Halibut Sothi

Poor Stephanie has been waiting very patiently for me to get her ONE last decent photo of a dish so we can start the publicity process for Vegan Serendib, ordering galley proofs, etc., but the problem is that it’s not just a matter of cooking one dish.

You see, the dish in question is stringhopper biryani. This is essentially a way of using up leftovers, so before you make it, you need to have previously made stringhoppers. So you’re already talking two dishes’ worth of cooking.

And then, of course, if you’re going to make stringhoppers, you’ll be very sad if you don’t have both sothi and pol sambol to accompany them. VERY SAD. So first I HAD to make both of those — luckily, I had some pol sambol saved in the freezer, which saved me a step, but I made the sothi fresh last night.

I made a fish sothi this time, with halibut, and since it’s a very mild dish to begin with, I decided to try to make it kid-palatable, in the hopes the children would try it.

Kavi objects to whole spices like cumin seeds and mustard seeds (she doesn’t like the texture, and I think she may have an aversion from the years of wearing braces previously), so I used ground spices instead, just for her. (I used already-ground, definitely milder than the whole spices, probably in part because they’d been sitting around for a while, should have upped the amounts a bit, oh well.)

And Anand can’t deal with anything spicier than a bit of black pepper, so I left out the green chilies (sad), and just used a little black pepper instead.

And after all that, I realized AFTER I’d cooked it and had some, that there were still a few bones in the fish, and if we told the kids that, they probably wouldn’t even try it. (But if we didn’t tell the kids about the bones, they might swallow bones, so that seemed like a bad plan.) Kevin doesn’t like fish, we don’t eat it very often as a result, so the kids are mostly familiar with fish sticks, which they do like, and I would really like to expand their seafood palate. They’ll need to learn with bones in fish at some point, but it’ll take a little teaching, I think.

I had to run off to my school board meeting, and I haven’t had a chance to ask Kev about it, so I don’t know if he even managed to get them to try the sothi last night. Sigh. Well, I’ll find out later today, and maybe I can take some pieces of fish and make sure there are no bones in there, and give them to the kids to try, if they haven’t yet.

Tomorrow, I’m hoping to make stringhoppers; last night, I just had the fish sothi with rice. It was still pretty tasty, despite all the kid-friendly adjustments. But I’m going to give you the proper recipe here, which is DELICIOUS. (And quite mild still, as Sri Lankan curries go.)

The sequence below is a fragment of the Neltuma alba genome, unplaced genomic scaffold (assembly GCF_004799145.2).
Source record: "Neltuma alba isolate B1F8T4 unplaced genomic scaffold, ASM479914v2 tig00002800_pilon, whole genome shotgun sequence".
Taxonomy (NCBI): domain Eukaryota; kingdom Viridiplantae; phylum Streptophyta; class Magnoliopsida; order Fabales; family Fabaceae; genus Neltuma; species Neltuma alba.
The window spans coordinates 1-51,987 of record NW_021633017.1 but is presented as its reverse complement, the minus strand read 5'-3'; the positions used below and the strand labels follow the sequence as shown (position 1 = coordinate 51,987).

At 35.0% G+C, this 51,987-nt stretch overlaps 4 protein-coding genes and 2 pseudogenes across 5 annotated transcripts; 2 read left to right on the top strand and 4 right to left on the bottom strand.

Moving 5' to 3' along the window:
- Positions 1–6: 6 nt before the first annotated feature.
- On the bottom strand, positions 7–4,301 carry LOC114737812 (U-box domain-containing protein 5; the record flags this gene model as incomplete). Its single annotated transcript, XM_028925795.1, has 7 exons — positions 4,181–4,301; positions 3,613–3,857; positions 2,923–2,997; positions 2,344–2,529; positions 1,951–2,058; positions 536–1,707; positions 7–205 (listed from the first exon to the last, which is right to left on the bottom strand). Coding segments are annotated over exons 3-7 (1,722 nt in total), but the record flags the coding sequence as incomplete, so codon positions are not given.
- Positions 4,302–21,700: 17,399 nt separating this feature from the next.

*****

Halibut Sothi

(45 minutes + soaking time, serves 6-8)

This is a delicious traditional accompaniment for stringhoppers, served with a little coconut sambol. When I last visited Sri Lanka, that was one of my favorite meals to have for breakfast, in the very early morning at the hotel, while I was still jet-lagged. It’s quite soothing. This makes a fairly large quantity, suitable for feeding several people; just cut ingredients in half for a smaller portion.

1-4 TBL fenugreek seeds, soaked for two hours beforehand
1 TBL toasted rice powder (optional)
1 large onion, diced
12 curry leaves
1 small stick cinnamon
2 fresh Thai green chilies, seeded and chopped
1/2 tsp turmeric
1 tsp salt
2 cups water
1 russet potato, peeled and cubed (optional)
1.5 lbs halibut or other firm white fish, cleaned and cut into roughly 2-inch pieces
1 ripe large tomato, cut in 8 large pieces
3 cups coconut milk
4 hard-boiled eggs, cut in half lengthwise (optional)
1-2 TBL lime juice, to taste

NOTE: Traditionally, this dish was made with quite a lot of fenugreek; modern recipes tend to reduce to about 1 TBL, instead of 4. But fenugreek is a potent galactagogue, so if you’re making this dish for a nursing mother, you may want to go old-school.

NOTE 2: Toasted rice powder is used through Asia (especially in Thai cooking) to thicken and add flavor and fragrance to dishes. It’s best made fresh, in the quantities needed. To make, take one TBL rice and sauté over medium heat in a dry pan for 10-15 minutes, stirring constantly. It’ll release a beautifully nutty, toasted scent. Then grind to a powder — I use a coffee grinder that I keep dedicated for spices, but you could also use a food processor, or the traditional mortar and pestle.

1. Put all the ingredients except the last three (coconut milk, eggs, and lime juice) in a saucepan. Bring to a boil, then turn down heat and simmer, covered, until onions are reduced to a pulp and the potatoes and fish are cooked through, about 30 minutes.

2. Stir well, add thick coconut milk and heat without bringing dish to a boil. Stir in lime juice, and/or additional salt to taste, and then carefully add the eggs. Simmer a minute or two longer, stirring, and then serve hot, with stringhoppers or rice.

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